For a while now, as part of our Labs Book Club, we’ve been exploring some computer science topics, which we don’t get to cover a lot of during the immersive program. Although not knowing computer science isn’t prohibitive to becoming a functional programmer, learning it, or at least understanding some of its core tenets can make you a much better one.

One topic that I’ve been trying to get better at for the last few weeks or so is understanding how to convert numbers from decimal, to binary, to hexadecimal, and back.

It’s not so hard, but it’s also not that easy. Most likely all you need is some time to wrap your head around it. Decimal, binary, and hexadecimal are all just ways to represent numbers, but each digit in a number has a different “base.”

If you remember learning about logarithms and exponents back in high school (or maybe before that), you’re pretty much halfway there to understanding how these number systems with different bases work.

Decimal

In decimal, a digit ranges from 0 - 9. In binary, a digit is represented by 0s and 1s, and in hexadecimal, digits range from 0 - F (that’s 0,1,2,3,4,5,6,7,8,9,A,B,C,D,E,F).

It’s helpful to think of each digit in a given number as representing a placeholder times the number system’s base raised to a power.

In other words, in decimal (base 10), the number 8 can be represented as 8 * 10^0. The number 204 can be represented as 4 * 10^0 + 0 * 10^1 + 2 * 10^2.

So, really, in these number systems every digit is just a coefficient multiplied by a base raised to a power, where the digit’s position is the power. The rightmost digit always starts with 0, and then it increments by one as you go left.

Binary

In binary, the same concept applies, but the base is 2 instead of 10. So the number 100 can be represented in binary as 1 * 2^6 + 1 * 2^5 + 0 * 2^4 + 0 * 2^3 + 1 * 2^2 + 0 * 2^1 + 0 * 2^0 which then maps to 1100100. You just take all the coefficients out and stick ‘em next to each other.

The way I like to convert decimal to binary is to find the largest power of 2 that can be subtracted from the decimal number, then continue running through the remaining powers / positions until I’ve fully represented the number.

Here’s another example converting the decimal number 42 to binary.

The largest power of 2 that’s less than 42 is 2^5, which is 32. 42 - 32 is 10, so that’s the next value I work with.

So far, we have 1 * 2^5. Next, I try 2^4, which is 16. 16 is greater than 10, so the coefficient there will be 0. Next is 2^3, or 8, which is less than 10. So I’ll add 1 * 2^3 to my binary representation. Subtracting out 8, I’m left with 2. 2^2 is 4, which is too large, so that’s another 0 placeholder. And then we’ve got 2^1, which is 2, and is exactly what I need. I’ve run out of numbers, so clearly, the coefficient for 2^0 will be 0. That leaves me with the final value of 101010.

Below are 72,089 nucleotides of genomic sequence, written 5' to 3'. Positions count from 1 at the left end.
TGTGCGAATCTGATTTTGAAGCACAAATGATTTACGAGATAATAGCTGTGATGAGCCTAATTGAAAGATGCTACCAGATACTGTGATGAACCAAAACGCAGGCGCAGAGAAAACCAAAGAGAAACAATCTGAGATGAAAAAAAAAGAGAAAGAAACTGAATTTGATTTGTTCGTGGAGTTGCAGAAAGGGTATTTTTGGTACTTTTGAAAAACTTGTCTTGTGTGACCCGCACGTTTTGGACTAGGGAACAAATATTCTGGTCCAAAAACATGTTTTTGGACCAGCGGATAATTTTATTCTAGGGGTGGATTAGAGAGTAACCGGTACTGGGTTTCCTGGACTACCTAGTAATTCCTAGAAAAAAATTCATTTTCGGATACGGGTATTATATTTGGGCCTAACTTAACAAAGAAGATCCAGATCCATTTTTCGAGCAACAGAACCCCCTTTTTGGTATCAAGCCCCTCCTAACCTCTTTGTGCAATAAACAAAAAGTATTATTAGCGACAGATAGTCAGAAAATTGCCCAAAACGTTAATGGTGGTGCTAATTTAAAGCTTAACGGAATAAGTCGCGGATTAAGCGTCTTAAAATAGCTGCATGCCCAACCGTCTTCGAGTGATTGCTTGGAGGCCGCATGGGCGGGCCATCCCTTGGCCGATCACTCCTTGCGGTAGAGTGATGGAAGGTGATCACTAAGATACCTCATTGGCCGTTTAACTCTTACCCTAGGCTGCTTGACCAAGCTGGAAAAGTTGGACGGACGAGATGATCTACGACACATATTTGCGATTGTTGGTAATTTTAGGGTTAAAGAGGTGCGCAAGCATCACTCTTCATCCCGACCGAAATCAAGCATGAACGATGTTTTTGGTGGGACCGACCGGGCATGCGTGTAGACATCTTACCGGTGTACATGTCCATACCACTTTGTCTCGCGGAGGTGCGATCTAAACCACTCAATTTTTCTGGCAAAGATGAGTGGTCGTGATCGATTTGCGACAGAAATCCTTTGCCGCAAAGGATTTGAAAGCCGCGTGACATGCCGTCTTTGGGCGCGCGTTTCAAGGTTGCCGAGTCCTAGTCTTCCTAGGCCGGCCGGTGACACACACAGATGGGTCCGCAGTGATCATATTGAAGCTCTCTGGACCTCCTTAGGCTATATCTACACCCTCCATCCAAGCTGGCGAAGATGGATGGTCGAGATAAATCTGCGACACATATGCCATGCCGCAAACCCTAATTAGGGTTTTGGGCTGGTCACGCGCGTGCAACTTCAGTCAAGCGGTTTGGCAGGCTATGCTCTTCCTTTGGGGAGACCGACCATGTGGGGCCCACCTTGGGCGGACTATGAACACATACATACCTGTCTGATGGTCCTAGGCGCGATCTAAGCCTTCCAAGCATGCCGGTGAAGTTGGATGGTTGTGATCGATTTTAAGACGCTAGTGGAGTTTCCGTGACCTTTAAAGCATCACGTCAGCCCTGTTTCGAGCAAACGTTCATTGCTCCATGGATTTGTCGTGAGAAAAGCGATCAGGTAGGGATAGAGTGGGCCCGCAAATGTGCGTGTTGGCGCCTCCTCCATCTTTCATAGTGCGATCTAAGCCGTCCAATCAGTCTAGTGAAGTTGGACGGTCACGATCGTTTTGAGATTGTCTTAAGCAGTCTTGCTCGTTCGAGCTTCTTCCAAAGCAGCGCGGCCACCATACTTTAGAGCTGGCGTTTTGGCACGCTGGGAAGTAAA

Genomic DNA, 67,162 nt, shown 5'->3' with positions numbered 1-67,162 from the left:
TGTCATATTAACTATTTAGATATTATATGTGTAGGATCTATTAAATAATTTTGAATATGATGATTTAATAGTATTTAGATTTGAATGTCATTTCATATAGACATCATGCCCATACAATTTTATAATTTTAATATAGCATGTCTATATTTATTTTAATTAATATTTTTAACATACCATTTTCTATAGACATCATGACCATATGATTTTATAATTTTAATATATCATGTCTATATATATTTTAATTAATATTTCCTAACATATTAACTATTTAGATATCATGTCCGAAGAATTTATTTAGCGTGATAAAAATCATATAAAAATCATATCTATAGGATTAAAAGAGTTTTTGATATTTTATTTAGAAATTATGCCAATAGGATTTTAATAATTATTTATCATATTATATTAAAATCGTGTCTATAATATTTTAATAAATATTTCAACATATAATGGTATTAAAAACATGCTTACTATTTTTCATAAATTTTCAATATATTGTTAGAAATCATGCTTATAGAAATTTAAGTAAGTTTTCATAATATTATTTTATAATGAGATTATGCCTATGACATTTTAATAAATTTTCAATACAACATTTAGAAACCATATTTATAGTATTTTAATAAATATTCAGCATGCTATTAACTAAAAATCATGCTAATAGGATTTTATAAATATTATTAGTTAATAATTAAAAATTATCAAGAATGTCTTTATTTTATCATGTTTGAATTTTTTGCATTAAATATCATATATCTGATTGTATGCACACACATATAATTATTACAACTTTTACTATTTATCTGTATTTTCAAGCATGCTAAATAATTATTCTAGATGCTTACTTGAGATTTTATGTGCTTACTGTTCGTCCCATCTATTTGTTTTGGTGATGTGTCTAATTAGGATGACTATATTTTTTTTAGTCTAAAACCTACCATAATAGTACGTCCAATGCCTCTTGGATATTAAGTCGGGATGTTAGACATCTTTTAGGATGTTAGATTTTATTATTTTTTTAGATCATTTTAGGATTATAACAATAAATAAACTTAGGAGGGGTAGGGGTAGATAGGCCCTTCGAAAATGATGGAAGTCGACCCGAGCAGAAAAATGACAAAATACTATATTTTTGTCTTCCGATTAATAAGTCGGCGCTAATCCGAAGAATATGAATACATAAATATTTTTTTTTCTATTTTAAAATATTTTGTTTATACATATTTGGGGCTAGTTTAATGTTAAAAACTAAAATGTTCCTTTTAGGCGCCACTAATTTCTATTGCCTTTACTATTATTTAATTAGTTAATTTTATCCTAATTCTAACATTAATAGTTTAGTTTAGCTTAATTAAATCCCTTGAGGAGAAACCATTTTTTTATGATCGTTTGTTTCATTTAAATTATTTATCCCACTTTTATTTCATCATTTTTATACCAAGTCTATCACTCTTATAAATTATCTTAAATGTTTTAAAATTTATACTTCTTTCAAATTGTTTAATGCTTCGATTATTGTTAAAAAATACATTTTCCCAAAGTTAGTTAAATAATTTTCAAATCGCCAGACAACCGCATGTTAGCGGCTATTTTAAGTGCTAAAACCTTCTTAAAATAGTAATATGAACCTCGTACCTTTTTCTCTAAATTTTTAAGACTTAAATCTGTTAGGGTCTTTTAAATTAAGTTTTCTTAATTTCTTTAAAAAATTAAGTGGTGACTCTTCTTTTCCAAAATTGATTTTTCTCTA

Hexadecimal

As I’ve learned recently, there are 8 bits in a byte. Each bit is a 1 or a 0. Also, there are these things called nibbles, which consist of 4 bits.

Hexadecimal is used a lot to represent data for computers because two hexadecimal digits map to 1 byte of information; that’s 8 bits, which means that each hexadecimal digit is one nibble. Hexadecimal numbers are also used to represent colors and memory addresses.

Converting a hex number to binary isn’t that bad, but going the other way requires some work.

Let’s tackle hex to decimal first.

If you have the hex number 40F00, that translates to 4 * 16^4 + 0 * 16^3 + F * 16^2 + 0 * 16^1 + 0 * 16^0. Summing those values results in a decimal number of 265984. F in the hexadecimal number system maps to 15.

For clarity, A => 10, B => 11, C => 12, D => 13, E => 14, and F => 15.

If you start with a decimal number and need to convert it to hex, it’s often easier to convert decimal to binary first.

Let’s say you have the number 123, which could represent the R in RGB.

Convert 123 to binary first:

123 - 2^6 = 59.

59 - 2^5 = 27.

27 - 2^4 = 11.

11 - 2^3 = 3.

3 - 2^2 ? nope

3 - 2^1 = 1.

1 - 2^0 = 0.

So, the final binary number is 01111011. Since we know that we’ll eventually need to end up with 8 bits to get a two-digit hex number, it’s probably a good idea to stick the 0 placeholder in front for the 2^7 position.

Now we’ve got 8 bits, 1 byte, or 2 nibbles: 0111 and 1011.

To convert these guys into hexadecimal digits, we convert each nibble back to decimal.

0111 => 0 * 2^3 + 1 * 2^2 + 1 * 2^1 + 1 * 2^0 => 7

1011 => 1 * 2^3 + 0 * 2^2 + 1 * 2^1 + 1 * 2^0 => 11 => B because 11 maps to B in hex.

So hopefully that elucidated some of the complexity behind converting numbers between different number systems. It took me more time than I’d like to admit to figure that out, but hey, now I know!